Last week’s announcement that yet another vendor has made adaptations to its deduplicating system to support archive retention as a new system feature can mislead companies into drawing the conclusion that if this appliance works for backup that it is suitable for archiving as well. Many companies are frugal when it comes to storage purchases so if they can buy a disk-based appliance that addresses both their archiving and backup needs, they may be tempted to do so.
However, it is easy to forget that the data management requirements for archived and backup data are very different. Archived and backup data sets may share some common traits, such as retaining data for long periods of time, storing data that is very similar and storing lots of it. However this can overshadow substantial differences that exist between disk-based products and their intended purposes. The differences that exist are not always immediately apparent, especially in circumstances where the integrity of the data is concerned. Here are some key features that appliances specifically designed for archiving need to provide:
- Preserve Data Immutability. Immutability is a feature that is easy to overlook when evaluating appliances that do both archiving and backup. Data is only stored in an immutable state when the state of the data cannot be modified after it is created. Data immutability comes into play if and when companies need to provide guarantees to outside regulatory agencies that its archived data meets their specific regulatory and compliance requirements. SEC Rule 17a-4 is a good example. If the data is not archived in an immutable state, guess what? You are not in compliance. If you carefully read through press releases and information publicly available from disk-based deduplicating appliances intended for both archiving and backup, you find little or no mention of their ability to deliver on SEC Rule 17a-4 functionality.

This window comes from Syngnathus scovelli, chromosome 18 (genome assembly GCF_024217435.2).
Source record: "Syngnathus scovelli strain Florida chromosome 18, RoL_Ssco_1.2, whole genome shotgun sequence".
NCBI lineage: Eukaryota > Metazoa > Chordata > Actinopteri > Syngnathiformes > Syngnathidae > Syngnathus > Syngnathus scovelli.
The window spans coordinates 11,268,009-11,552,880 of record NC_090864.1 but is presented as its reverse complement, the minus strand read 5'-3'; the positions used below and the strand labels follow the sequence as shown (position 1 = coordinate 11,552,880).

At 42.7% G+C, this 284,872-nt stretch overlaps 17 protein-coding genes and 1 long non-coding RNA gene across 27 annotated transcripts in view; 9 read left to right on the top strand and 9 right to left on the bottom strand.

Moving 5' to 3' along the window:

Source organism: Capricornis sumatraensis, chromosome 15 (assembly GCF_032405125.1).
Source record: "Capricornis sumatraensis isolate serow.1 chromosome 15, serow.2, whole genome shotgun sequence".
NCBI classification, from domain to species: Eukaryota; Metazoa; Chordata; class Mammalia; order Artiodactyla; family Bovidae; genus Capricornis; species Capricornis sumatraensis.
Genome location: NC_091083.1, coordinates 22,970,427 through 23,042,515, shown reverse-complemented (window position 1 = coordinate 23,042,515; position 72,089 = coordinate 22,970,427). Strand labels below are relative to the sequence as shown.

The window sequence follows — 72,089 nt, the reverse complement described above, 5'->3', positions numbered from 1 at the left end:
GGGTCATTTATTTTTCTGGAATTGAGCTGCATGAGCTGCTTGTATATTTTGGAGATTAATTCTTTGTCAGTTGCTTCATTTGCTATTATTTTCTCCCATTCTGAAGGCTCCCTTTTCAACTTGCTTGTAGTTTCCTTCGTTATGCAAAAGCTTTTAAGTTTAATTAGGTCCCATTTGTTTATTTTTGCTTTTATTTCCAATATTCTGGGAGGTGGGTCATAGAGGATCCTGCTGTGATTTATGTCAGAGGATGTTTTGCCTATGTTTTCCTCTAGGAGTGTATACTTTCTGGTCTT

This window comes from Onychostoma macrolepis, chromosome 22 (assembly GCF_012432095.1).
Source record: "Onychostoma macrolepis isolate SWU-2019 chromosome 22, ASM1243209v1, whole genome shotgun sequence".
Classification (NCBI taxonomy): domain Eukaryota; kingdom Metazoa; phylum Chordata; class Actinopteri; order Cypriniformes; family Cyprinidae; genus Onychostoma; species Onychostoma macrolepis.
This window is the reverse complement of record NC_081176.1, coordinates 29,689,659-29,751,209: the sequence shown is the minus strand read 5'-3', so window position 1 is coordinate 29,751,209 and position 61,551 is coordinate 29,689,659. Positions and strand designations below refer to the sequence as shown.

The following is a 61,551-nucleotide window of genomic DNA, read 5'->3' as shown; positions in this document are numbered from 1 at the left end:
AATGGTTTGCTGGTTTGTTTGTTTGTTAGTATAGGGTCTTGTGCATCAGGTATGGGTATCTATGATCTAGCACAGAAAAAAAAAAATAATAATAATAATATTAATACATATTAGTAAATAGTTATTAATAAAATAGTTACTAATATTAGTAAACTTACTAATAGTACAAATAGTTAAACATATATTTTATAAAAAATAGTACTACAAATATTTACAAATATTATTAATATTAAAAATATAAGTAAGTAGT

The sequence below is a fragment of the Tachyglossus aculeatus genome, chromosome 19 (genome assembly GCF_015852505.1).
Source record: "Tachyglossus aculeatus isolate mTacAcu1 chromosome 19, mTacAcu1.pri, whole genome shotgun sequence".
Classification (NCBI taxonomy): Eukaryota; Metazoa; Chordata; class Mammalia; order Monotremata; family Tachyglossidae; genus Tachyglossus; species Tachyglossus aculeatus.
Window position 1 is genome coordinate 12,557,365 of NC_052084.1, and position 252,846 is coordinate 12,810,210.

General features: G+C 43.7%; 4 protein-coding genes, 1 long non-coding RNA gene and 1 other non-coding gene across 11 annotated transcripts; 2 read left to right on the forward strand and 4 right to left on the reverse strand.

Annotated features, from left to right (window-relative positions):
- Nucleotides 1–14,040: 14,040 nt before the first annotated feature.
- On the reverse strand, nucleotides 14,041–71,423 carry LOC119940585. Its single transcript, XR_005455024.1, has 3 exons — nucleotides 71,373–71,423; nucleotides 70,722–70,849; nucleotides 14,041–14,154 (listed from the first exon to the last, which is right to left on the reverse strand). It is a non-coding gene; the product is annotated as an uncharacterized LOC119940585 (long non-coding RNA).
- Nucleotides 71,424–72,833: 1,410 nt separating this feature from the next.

- Flexibility. Part of the challenge with implementing a disk-based archive solution today is trying to fully understand what a company’s corporate policy may be or what regulatory requirements it may need to adhere today or in the future. This makes deciding what feature set is critical in an archive a difficult task. With built-in WORM capability that comes standard in the Permabit Enterprise Archive, that decision does not need to be made up front. Volumes can be created as read/write and converted to WORM at any point in the future without requiring any separate or different software or hardware. This allows you to deploy archiving sooner rather than later to begin protecting your assets immediately.
- No Administrative Privileges to Make Changes. Disk-based deduplicating appliances intended for backup give administrators more authority to make changes and modify the data that is stored on these systems, as companies need that flexibility when storing backup data sets. But that same administrative flexibility that is needed to manage backup data becomes a risk when managing archived data that may need to remain immutable. Archiving systems include options such that once data is retained to meet certain corporate compliance requirements even administrators cannot make changes to the data.
- Scalability. Once a commitment is made to archive data to a disk-based repository, plans need to be made about how that repository can dynamically grow to handle any future data growth. Many backup appliances simply fill up and then you have start over with a new device. The Permabit Enterprise Archive can scale to 3 petabytes of raw storage due to its flexible grid storage architecture and can continue to grow without requiring data migrations or forklift upgrades.
Although the temptation to put all of your archiving and backup data into one data bucket is strong, especially when budgets are tight, don’t assume this is the right answer for you. Systems designed to retain archived data address very different internal corporate processes and company requirements. These systems are concerned about satisfying regulatory requirements – internal or external – and provide guarantees to concerned parties that archived organizational data is stored in an immutable state. In these circumstances, creating separate archived and backup data stores is both a technical and business necessity.